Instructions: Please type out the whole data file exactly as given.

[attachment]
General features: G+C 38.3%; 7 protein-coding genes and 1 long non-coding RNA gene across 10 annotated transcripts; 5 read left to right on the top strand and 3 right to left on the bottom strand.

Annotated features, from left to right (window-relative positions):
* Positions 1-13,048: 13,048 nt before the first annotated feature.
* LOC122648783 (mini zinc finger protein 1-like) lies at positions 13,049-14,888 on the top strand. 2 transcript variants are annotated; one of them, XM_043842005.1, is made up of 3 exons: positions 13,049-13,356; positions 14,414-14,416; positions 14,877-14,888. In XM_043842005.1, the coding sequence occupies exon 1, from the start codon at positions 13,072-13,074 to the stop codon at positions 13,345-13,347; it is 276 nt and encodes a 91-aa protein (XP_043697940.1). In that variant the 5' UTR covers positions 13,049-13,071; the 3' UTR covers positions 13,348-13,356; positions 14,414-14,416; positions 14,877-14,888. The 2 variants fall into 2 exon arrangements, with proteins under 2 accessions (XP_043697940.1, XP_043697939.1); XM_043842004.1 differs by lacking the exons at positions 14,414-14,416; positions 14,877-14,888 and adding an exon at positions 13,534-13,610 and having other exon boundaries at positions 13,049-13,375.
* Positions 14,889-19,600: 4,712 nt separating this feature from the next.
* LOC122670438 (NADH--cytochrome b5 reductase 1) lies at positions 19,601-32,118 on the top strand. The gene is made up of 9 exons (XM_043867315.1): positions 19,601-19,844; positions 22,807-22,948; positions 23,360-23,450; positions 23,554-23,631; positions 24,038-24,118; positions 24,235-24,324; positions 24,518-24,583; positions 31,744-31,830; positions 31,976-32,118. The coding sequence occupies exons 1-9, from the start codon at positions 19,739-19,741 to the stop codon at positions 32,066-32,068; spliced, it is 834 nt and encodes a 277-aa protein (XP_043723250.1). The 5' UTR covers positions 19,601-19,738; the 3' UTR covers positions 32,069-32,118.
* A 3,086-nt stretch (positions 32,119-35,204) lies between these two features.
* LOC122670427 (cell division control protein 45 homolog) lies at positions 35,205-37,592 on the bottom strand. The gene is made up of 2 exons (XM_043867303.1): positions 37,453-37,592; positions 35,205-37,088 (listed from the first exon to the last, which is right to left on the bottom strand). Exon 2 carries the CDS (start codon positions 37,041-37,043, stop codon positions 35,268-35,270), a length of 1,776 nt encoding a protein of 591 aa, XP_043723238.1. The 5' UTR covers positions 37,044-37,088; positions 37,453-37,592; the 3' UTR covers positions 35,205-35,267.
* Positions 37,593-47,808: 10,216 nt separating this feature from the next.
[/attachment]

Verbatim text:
General features: G+C 38.3%; 7 protein-coding genes and 1 long non-coding RNA gene across 10 annotated transcripts; 5 read left to right on the top strand and 3 right to left on the bottom strand.

Annotated features, from left to right (window-relative positions):
* Positions 1-13,048: 13,048 nt before the first annotated feature.
* LOC122648783 (mini zinc finger protein 1-like) lies at positions 13,049-14,888 on the top strand. 2 transcript variants are annotated; one of them, XM_043842005.1, is made up of 3 exons: positions 13,049-13,356; positions 14,414-14,416; positions 14,877-14,888. In XM_043842005.1, the coding sequence occupies exon 1, from the start codon at positions 13,072-13,074 to the stop codon at positions 13,345-13,347; it is 276 nt and encodes a 91-aa protein (XP_043697940.1). In that variant the 5' UTR covers positions 13,049-13,071; the 3' UTR covers positions 13,348-13,356; positions 14,414-14,416; positions 14,877-14,888. The 2 variants fall into 2 exon arrangements, with proteins under 2 accessions (XP_043697940.1, XP_043697939.1); XM_043842004.1 differs by lacking the exons at positions 14,414-14,416; positions 14,877-14,888 and adding an exon at positions 13,534-13,610 and having other exon boundaries at positions 13,049-13,375.
* Positions 14,889-19,600: 4,712 nt separating this feature from the next.
* LOC122670438 (NADH--cytochrome b5 reductase 1) lies at positions 19,601-32,118 on the top strand. The gene is made up of 9 exons (XM_043867315.1): positions 19,601-19,844; positions 22,807-22,948; positions 23,360-23,450; positions 23,554-23,631; positions 24,038-24,118; positions 24,235-24,324; positions 24,518-24,583; positions 31,744-31,830; positions 31,976-32,118. The coding sequence occupies exons 1-9, from the start codon at positions 19,739-19,741 to the stop codon at positions 32,066-32,068; spliced, it is 834 nt and encodes a 277-aa protein (XP_043723250.1). The 5' UTR covers positions 19,601-19,738; the 3' UTR covers positions 32,069-32,118.
* A 3,086-nt stretch (positions 32,119-35,204) lies between these two features.
* LOC122670427 (cell division control protein 45 homolog) lies at positions 35,205-37,592 on the bottom strand. The gene is made up of 2 exons (XM_043867303.1): positions 37,453-37,592; positions 35,205-37,088 (listed from the first exon to the last, which is right to left on the bottom strand). Exon 2 carries the CDS (start codon positions 37,041-37,043, stop codon positions 35,268-35,270), a length of 1,776 nt encoding a protein of 591 aa, XP_043723238.1. The 5' UTR covers positions 37,044-37,088; positions 37,453-37,592; the 3' UTR covers positions 35,205-35,267.
* Positions 37,593-47,808: 10,216 nt separating this feature from the next.